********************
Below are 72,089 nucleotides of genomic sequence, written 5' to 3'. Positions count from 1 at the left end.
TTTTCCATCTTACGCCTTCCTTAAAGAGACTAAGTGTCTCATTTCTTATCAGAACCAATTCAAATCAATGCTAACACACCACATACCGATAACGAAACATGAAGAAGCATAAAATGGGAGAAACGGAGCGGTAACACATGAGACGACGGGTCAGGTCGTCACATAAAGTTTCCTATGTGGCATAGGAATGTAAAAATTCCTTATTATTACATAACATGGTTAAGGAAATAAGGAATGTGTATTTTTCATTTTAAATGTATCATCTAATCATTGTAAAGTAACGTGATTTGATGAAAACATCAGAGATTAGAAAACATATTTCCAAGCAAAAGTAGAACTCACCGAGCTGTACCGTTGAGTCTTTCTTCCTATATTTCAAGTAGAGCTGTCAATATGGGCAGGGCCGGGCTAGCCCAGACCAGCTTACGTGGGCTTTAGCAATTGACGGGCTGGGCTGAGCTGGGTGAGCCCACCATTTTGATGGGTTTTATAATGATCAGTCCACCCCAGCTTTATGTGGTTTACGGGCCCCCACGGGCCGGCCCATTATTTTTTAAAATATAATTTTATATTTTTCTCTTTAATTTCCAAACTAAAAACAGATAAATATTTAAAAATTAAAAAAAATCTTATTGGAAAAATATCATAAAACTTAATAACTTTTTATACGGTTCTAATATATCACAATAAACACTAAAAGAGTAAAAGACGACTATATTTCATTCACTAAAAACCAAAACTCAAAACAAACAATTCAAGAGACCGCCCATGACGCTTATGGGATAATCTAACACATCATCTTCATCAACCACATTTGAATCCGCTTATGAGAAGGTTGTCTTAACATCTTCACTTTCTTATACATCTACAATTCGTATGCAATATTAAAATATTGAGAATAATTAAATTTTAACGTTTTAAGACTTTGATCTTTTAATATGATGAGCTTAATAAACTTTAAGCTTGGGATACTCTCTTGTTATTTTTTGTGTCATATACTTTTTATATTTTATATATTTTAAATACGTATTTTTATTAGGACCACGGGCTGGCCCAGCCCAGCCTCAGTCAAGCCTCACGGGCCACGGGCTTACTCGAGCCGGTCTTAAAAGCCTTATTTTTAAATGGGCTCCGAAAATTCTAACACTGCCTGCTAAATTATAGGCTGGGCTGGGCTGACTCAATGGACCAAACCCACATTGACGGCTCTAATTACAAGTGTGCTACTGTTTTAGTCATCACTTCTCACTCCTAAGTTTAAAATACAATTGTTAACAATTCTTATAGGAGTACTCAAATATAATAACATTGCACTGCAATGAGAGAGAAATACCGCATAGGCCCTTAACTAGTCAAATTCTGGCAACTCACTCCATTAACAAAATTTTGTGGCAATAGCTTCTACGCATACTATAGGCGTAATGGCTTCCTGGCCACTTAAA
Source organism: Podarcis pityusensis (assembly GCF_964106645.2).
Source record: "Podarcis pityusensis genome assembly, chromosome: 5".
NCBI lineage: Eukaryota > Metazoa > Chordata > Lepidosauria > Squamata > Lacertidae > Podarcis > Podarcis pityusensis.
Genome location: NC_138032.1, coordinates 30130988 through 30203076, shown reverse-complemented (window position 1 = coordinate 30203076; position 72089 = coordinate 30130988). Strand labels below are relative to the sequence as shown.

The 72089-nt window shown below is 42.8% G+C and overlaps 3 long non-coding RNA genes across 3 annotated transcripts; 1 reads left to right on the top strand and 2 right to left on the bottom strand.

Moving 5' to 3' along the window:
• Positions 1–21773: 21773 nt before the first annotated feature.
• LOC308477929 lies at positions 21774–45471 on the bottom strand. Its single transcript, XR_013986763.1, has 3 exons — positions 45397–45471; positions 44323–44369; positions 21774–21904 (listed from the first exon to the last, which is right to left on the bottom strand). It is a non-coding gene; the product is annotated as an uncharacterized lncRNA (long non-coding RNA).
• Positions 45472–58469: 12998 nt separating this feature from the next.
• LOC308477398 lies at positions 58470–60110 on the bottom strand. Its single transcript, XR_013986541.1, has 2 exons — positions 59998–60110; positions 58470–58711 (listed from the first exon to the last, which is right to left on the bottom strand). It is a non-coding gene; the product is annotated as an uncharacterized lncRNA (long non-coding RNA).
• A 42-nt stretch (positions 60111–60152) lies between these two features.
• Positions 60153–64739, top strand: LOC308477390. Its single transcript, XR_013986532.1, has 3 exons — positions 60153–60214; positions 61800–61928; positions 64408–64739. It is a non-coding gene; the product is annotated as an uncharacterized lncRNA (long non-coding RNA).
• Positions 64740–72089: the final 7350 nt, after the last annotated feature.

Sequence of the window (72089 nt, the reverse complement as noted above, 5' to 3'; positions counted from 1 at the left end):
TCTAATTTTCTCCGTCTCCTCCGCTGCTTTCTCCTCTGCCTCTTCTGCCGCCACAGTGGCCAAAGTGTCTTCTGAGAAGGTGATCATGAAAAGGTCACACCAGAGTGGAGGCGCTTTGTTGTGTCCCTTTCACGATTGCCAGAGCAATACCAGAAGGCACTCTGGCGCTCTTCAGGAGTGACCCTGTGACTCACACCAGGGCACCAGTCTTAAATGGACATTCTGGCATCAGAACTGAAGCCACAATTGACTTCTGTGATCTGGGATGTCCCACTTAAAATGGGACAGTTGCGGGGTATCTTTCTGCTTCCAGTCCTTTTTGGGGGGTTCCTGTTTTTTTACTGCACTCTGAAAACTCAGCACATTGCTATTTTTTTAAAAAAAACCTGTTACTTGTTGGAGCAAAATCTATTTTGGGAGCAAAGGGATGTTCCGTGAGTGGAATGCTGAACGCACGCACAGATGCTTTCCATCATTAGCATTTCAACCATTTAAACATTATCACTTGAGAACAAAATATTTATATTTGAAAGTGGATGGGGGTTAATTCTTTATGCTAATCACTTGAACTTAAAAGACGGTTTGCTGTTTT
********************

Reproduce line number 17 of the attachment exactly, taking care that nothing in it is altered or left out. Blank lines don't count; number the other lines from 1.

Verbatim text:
TCTAATTTTCTCCGTCTCCTCCGCTGCTTTCTCCTCTGCCTCTTCTGCCGCCACAGTGGCCAAAGTGTCTTCTGAGAAGGTGATCATGAAAAGGTCACACCAGAGTGGAGGCGCTTTGTTGTGTCCCTTTCACGATTGCCAGAGCAATACCAGAAGGCACTCTGGCGCTCTTCAGGAGTGACCCTGTGACTCACACCAGGGCACCAGTCTTAAATGGACATTCTGGCATCAGAACTGAAGCCACAATTGACTTCTGTGATCTGGGATGTCCCACTTAAAATGGGACAGTTGCGGGGTATCTTTCTGCTTCCAGTCCTTTTTGGGGGGTTCCTGTTTTTTTACTGCACTCTGAAAACTCAGCACATTGCTATTTTTTTAAAAAAAACCTGTTACTTGTTGGAGCAAAATCTATTTTGGGAGCAAAGGGATGTTCCGTGAGTGGAATGCTGAACGCACGCACAGATGCTTTCCATCATTAGCATTTCAACCATTTAAACATTATCACTTGAGAACAAAATATTTATATTTGAAAGTGGATGGGGGTTAATTCTTTATGCTAATCACTTGAACTTAAAAGACGGTTTGCTGTTTT